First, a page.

2020 Was a Good Year for Tarpon River Brewing
By Joe Pye
The brewpub has made moves that will keep the brand relevant for many more.
Tarpon River Brewing has officially been open three years. The owners may feel 2020 was a tough year financially, but I’d say it was their most successful to date.
Experts have called 2020 “the worst year for the restaurant industry in its history.” More than 2.5 million restaurant jobs throughout the country were lost. And more than 110,000 bars and restaurants closed briefly or entirely.
Tarpon River hasn’t laid off a single employee due to the pandemic and pivoted its business model to distribute more beer. How does a local brewpub pull that off?
I’ve been following Tarpon over the past year and recently spoke with its owners. I honestly believe it’s because of how well-liked and respected they are in this community.
The Siegels have more than a decade worth of experience in the restaurant and beer industry, and Adam Fine has worked in craft beer since 1999. Here are three things I’ve witnessed that led me to believe this has been a great year for Tarpon River Brewing…
1. Reaction to the pandemic
Last year, Tarpon had its second-anniversary party scheduled for March 21. Just days before, all breweries in the state were shut down and the event was canceled.
The owners had nine bands booked to perform at a free, eight-hour-long music festival called “Take Me To The River.” More than 1,500 people responded to a Facebook event page, and 124 confirmed they’d attend. It would’ve been its biggest celebration.
“We had to cancel and had no idea what to do about all of our deposits with the city,” Lisa Siegel, Tarpon River Brewing’s co-owner, told Broward Beer. “It felt like we were living in the twilight zone.”
That Twilight Zone isn’t completely gone yet. But they made it through the stay-at-home order, the toughest part of the year.
Fine is in charge of the beer production. He originally partnered with Siegel because of her experience owning the craft beer bar and restaurant Riverside Market.
Back in 2013, when Fine first started talking with Siegel and her husband about opening a brewery – the self-proclaimed “Director of Hoperations” – couldn’t have predicted how helpful that decision would’ve become seven years later.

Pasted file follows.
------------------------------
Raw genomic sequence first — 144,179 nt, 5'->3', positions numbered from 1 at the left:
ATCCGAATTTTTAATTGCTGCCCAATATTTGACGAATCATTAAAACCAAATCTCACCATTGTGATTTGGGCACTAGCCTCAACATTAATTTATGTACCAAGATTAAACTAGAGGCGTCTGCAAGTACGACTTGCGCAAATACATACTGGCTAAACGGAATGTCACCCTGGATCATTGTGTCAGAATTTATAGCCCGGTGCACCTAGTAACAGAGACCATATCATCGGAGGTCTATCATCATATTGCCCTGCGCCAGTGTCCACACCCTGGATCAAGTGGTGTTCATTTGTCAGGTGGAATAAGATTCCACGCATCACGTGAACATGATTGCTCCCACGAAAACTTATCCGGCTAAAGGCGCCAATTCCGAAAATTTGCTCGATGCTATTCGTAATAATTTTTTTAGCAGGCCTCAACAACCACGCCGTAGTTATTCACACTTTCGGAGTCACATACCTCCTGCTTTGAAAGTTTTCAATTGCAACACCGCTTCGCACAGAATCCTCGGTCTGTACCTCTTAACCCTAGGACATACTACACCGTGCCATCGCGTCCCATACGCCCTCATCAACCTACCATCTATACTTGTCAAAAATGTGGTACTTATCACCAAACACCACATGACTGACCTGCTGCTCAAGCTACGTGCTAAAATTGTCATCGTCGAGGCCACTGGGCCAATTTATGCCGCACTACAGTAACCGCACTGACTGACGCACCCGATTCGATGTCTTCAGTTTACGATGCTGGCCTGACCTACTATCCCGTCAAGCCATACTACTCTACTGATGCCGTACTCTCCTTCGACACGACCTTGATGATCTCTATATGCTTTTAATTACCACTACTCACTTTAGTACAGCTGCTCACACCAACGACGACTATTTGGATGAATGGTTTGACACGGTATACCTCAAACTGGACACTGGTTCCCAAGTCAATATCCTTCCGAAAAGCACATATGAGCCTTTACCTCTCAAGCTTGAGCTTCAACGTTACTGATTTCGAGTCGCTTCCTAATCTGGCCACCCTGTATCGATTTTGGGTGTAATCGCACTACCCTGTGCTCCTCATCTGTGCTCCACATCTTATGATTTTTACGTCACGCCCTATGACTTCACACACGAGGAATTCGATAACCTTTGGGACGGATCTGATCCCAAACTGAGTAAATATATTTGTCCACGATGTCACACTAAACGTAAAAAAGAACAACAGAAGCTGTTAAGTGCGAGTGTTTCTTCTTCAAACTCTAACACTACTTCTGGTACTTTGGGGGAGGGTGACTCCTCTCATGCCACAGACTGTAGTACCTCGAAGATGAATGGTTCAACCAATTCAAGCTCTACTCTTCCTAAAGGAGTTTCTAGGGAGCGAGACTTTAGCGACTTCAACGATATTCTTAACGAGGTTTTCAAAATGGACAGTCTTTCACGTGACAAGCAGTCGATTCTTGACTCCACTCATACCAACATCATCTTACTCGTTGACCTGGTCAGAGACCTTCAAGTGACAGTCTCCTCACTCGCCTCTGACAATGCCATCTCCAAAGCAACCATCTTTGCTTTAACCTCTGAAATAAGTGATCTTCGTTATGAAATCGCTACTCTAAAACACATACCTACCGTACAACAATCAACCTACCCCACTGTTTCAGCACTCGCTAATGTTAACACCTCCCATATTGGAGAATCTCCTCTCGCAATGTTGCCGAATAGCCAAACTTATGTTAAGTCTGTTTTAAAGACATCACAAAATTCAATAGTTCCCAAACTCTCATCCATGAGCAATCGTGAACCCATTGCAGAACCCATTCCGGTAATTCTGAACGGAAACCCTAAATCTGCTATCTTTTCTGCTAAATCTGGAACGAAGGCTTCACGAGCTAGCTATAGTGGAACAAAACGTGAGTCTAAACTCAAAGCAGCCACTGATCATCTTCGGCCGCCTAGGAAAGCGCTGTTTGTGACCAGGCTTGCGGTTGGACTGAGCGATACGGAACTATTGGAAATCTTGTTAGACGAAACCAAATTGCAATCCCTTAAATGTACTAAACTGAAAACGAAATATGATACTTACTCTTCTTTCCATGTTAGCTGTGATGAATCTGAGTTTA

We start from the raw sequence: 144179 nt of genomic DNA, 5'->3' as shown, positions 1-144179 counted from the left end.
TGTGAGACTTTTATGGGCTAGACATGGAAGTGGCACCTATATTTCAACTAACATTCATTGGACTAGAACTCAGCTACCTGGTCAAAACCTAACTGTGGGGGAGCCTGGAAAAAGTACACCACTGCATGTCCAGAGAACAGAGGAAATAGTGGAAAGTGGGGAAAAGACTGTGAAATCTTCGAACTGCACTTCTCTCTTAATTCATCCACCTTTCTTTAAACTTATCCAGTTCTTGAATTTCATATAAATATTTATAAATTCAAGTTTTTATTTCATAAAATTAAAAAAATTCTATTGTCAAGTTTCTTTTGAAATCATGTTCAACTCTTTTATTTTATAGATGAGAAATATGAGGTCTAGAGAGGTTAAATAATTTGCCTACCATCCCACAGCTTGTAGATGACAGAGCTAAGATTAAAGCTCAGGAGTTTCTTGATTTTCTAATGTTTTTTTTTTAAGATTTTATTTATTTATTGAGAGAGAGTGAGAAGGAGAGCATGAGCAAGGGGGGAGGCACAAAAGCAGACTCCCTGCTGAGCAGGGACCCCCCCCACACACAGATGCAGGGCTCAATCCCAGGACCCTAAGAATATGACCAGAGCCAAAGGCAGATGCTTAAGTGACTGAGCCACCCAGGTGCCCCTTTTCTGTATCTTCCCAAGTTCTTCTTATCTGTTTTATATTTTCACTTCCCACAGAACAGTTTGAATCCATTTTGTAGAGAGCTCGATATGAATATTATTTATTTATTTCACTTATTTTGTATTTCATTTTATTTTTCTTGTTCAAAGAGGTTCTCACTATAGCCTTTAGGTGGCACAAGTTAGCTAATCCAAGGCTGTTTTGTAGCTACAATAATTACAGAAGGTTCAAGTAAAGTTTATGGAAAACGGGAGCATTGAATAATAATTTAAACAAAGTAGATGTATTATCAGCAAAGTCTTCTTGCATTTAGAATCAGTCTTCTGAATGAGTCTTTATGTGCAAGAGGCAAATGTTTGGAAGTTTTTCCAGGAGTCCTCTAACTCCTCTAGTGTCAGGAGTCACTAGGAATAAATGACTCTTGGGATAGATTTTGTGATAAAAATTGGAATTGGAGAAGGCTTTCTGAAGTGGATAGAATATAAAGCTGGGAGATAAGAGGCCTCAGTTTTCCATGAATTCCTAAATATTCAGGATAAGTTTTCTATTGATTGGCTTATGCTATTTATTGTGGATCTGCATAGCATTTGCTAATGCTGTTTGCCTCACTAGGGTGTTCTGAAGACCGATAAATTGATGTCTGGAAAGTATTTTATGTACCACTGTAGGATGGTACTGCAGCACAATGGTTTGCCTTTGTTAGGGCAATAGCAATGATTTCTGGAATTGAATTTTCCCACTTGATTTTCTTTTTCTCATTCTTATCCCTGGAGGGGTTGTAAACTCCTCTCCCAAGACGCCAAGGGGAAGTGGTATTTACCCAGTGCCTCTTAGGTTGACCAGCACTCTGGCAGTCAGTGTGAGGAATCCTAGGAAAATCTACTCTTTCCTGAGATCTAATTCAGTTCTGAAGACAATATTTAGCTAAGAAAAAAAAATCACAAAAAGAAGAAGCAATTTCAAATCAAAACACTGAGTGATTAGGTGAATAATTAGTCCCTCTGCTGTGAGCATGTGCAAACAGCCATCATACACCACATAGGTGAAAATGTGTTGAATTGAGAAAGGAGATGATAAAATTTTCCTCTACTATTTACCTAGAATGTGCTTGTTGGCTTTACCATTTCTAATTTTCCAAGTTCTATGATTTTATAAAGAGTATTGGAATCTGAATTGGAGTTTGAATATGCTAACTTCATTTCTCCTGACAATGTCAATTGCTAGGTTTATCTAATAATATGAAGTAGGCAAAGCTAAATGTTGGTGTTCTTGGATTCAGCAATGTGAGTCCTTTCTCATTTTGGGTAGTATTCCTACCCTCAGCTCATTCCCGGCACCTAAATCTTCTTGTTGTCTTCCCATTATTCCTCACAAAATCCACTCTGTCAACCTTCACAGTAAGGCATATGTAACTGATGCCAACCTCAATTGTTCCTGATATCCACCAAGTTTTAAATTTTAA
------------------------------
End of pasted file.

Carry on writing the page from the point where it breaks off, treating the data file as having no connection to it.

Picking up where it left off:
“Having the kitchen has been critical for our ability to survive,” Fine said. “A lot of breweries don’t have kitchens. It’s a blessing in disguise.”
2. Looking out for the community
Early into the pandemic, healthcare workers at Broward General worked around the clock without a place to eat in the hospital. Plantation and Fort Lauderdale police officers with families moved into hotel rooms without restaurants nearby. Tarpon River created a “meal sponsorship” program.
For as low as $150, customers could purchase 25 to 30 meals for first responders and hospital employees with the option to purchase more. It was a way for the community to give back while keeping Tarpon’s employees working.
“We saw the hospitality industry just dying and thought: How can we take care of our community?” Siegel said. “People weren’t going out to restaurants but were willing to buy lunches and have us deliver it to [nurses and cops].”
The owners ensured their staff continued to work, aiming for at least two shifts per week. Any tips managers earned were pooled together and distributed among employees.
3. One of the brewpub’s biggest accomplishments
On Oct. 28, Tarpon River announced a beer for sale at the new 17th Street Whole Foods location in Downtown Fort Lauderdale.
The beer is a 6.5% Hazy IPA named “17th Street Haze” after the 17th Street Causeway bridge. Fine founded the beer distribution company Fresh Beer that was purchased by Brown Distributing in 2009.
Fine told Broward Beer, big-box chain stores like Whole Foods are a huge challenge to get a product on the shelves. The process of getting through all the corporate red tape and building a relationship can take years. But Whole Foods approached Tarpon River to carry their product.
Ten years ago, the Siegels employed an artist named Brit Buckley. She worked as a server at Riverside Market. Buckley always impressed Siegel with her work, and would often ask when she’d quit her day job to pursue art full time.
“Britt would reply ‘When my art’s in Whole Foods,’” Siegel said. “I called her when we got the deal.”
Buckley illustrated the can art with a hidden Easter Egg of Julian Siegel’s car driving over the 17th Street Causeway bridge.
As a huge fan of craft beer, independence and community are the two most important things I look for in breweries to spend my time and money on.
Over the past decade, the term “Drink Like a Local” has been used a lot in the beer industry. To me, Tarpon River Brewing is as local as it gets.
I asked Fine what he looks forward to most next year. The reply wasn’t fame or money.
“I just want to be able to have music here and a vibrant tasting room,” Fine said. “It’s not just having people here, though, it’s them feeling comfortable and safe to go out again.”
I couldn’t agree more. Cheers to many more years.